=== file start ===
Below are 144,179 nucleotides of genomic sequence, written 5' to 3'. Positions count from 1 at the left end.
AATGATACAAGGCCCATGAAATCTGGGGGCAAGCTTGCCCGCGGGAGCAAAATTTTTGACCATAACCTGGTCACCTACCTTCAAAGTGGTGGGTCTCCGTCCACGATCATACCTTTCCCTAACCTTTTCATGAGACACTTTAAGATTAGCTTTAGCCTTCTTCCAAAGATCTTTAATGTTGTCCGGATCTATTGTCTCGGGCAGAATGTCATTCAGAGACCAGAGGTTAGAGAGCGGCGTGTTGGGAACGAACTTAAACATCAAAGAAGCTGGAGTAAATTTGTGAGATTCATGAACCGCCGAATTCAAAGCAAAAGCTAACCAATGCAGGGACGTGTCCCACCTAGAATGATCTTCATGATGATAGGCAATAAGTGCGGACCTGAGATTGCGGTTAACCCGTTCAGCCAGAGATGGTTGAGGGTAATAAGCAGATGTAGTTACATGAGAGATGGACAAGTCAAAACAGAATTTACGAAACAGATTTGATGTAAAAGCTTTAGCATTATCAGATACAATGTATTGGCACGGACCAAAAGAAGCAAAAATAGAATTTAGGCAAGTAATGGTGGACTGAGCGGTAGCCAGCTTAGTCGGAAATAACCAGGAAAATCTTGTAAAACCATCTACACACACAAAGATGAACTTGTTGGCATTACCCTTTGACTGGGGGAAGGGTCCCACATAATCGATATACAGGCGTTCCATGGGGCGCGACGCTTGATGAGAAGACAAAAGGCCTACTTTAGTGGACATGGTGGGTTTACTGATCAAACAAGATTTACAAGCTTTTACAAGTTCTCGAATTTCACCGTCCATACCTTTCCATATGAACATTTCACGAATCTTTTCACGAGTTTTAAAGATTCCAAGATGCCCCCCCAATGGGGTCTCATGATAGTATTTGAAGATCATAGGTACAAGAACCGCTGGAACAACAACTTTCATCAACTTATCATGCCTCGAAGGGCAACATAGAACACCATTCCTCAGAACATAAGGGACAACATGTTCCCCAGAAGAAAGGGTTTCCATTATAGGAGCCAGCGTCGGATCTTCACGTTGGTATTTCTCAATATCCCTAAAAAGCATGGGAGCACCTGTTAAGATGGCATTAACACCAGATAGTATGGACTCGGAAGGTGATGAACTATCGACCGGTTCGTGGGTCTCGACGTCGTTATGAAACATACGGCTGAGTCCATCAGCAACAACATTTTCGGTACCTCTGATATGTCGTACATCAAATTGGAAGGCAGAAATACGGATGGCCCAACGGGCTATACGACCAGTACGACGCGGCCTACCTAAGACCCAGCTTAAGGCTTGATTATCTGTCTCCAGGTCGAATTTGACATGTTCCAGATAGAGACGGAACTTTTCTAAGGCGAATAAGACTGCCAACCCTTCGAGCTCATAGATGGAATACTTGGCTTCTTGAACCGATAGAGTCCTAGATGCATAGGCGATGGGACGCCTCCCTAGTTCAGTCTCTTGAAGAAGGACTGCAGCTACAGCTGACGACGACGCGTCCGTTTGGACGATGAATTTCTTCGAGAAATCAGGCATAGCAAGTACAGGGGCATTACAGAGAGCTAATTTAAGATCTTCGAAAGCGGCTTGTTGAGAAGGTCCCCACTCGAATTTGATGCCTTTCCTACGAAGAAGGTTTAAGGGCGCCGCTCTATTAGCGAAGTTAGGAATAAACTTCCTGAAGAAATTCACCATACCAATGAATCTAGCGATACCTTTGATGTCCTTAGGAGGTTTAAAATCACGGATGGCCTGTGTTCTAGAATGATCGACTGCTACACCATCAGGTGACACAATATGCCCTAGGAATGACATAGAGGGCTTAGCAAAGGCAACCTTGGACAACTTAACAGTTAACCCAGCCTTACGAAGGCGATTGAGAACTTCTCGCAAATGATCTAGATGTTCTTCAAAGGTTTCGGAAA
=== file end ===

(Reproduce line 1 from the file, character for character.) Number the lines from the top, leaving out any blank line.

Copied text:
Below are 144,179 nucleotides of genomic sequence, written 5' to 3'. Positions count from 1 at the left end.